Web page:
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Dimensional Stability and Roughness of Wood Plastic Composite Material Made from Eastern Redcedar

The objective of this work was to evaluate some properties of experimental wood plastic composite (WPC) samples manufactured with nano-clay added Eastern redcedar (Juniperus virginiana L.) particles. Three percent and 6 percent nano-clay was added to 40 percent wood particles and 60 percent high-density polyethylene (HDPE). This fact sheet summarizes basic manufacturing steps and some properties of such experimental samples.


Wood plastic composite (WPC) is a panel or lumber product made from recycled plastic and small wood particles or fibers. Such products are widely used in the USA for many applications including decking, roof tiles, playground equipment, picnic tables, fencing rails, window lineals and automotive components. The rate of WPC production increased from 2 percent in 1997 to 8 percent in 2000 as compared with other decking materials in terms of the market share. Wood plastic composites are relatively new products as compared to the long history of natural lumber or traditional wood composites, such as particleboard or fiberboard. The North American WPC market has reached almost $1 billion  in sales with an increase of 200 percent between 2001 and 2006; it is expected that 20 percent annual growth will take place within the next decade. The overall manufacturing process of WPC was reviewed in a previous fact sheet titled, “FAPC-170  What is wood plastic composite?”


Eastern redcedar (Juniperus virginiana L.) is considered an invasive species in Oklahoma affecting overall ecology and wildlife. Past studies evaluated properties of particleboard, structural-type products and sandwich-type panels made from Eastern redcedar and concluded that properties of such products are comparable to those commercially produced from other wood species.


Mixture of wood and plastic coming out from the extruder.



Figure 1. Mixture of wood and plastic coming out from the extruder.





Materials and Methods

Eastern redcedar particles were screened to 40-mesh size, mixed in a blender with high-density polyethylene (HDPE), nano-clay and commercially manufactured maleic anhydride polyethylene as a coupling agent to improve the adhesion between plastic and wood particles. Three percent and 6 percent nanoclay were added into the samples based on the total weight of the material to enhance dimensional stability of the samples. The mixture was fed into a conical counter rotating twin screw extruder before being used as raw material for injection molder to produce dogbone shape samples. Figures 1 and 2 illustrate the extruder and dogbone shape WPC samples.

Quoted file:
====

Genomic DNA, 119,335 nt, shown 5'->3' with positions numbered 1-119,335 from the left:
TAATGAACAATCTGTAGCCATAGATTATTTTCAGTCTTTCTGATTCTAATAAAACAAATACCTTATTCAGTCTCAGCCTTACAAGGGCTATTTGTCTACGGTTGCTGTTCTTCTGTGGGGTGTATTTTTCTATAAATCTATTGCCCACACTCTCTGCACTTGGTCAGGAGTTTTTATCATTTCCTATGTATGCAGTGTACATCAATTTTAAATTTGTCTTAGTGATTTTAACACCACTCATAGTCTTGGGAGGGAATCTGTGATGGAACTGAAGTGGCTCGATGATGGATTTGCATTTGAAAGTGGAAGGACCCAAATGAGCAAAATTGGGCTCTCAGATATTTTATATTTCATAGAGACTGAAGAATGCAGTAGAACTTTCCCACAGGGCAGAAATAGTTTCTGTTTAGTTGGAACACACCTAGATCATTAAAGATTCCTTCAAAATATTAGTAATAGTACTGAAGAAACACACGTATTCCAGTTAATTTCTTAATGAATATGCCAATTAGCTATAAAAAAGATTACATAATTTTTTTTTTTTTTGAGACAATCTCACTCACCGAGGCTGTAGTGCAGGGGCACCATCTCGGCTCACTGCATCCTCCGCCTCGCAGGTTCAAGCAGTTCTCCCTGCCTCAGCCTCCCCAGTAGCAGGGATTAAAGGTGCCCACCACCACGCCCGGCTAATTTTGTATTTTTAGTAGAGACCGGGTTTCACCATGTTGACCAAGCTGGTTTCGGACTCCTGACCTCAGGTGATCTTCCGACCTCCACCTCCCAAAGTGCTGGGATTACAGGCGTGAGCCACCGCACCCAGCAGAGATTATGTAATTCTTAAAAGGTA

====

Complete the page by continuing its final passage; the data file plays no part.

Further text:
Initial roughness measurements were taken on each sample employing stylus-type equipment to evaluate surface roughness of the sample. The stylus profilometer, Hommel T-500 unit equipped with a Tk-300 skid type pick-up, can determine two roughness parameters, namely average roughness (Ra) and mean peak-to-valley height (Rz). Surface quality of control samples and those exposed to eight days water soaking was measured. Figure 3 shows typical roughness profiles of the samples. Thickness and weight of the samples were determined before and after soaking them in water at accuracy levels of 0.01 mm and 0.1 g, respectively.


Wood-plastic test samples.



 Figure 2. Wood-plastic test samples.






Results and Conclusive Remarks

Water absorption of the control samples was 0.31 percent at the end of one day of water soaking test. Three percent and 6 percent clay added specimens had 0.28 percent and 0.18 percent for corresponding values. As a result of eight days of water soaking, control samples and those made with 3 percent and 6 percent clay added specimens had 1.15 percent, 1.10 percent and 0.96 percent thickness swelling values, respectively. It seems that nano-clay enhanced the dimensional stability of the samples ranging from 4.5 percent to 19.79 percent compared with that of control samples.


This study demonstrated that having nano-clay in the samples also improved their thickness swelling. As a result of eight days of water soaking, control samples had an average thickness swelling value of 0.59 percent, while those samples with 3 percent and 6 percent nano-clay had 0.50 percent and 0.46 percent as corresponding values. Roughness of any kind of composite including WPC play an important role in further manufacturing steps such as finishing.


Based on results from the stylus-type equipment employed in this work, control samples had an average Ra value of 1.63 µm at the initial condition. Nano-clay in the samples slightly improved their surface roughness acting as a filler. Composites made with 3 percent and 6 percent nano-clay had 1.27 µm and 1.11 µm Ra values in dry condition. This suggests that nano-clay acts as a plasticizer, protecting distortion of surface layers of the samples due to water damage.


Based on the findings in this experimental work, it appears that Eastern redcedar could have potential to be used as raw material to produce WPC with acceptable dimensional stability. Addition of limited amount of nano-clay into the samples further enhanced overall dimensional stability of the specimens.


Typical surface roughness profiles of the samples.



Figure 3. Typical surface roughness profiles of the samples.





Salim Hiziroglu
FAPC Value-Added Wood Products Specialist


Kaan Kalkan
OSU Aerospace and Mechanical Engineering Associate Professor


Sriharsha Karumuri
OSU Aerospace and Mechanical Engineering Graduate Student

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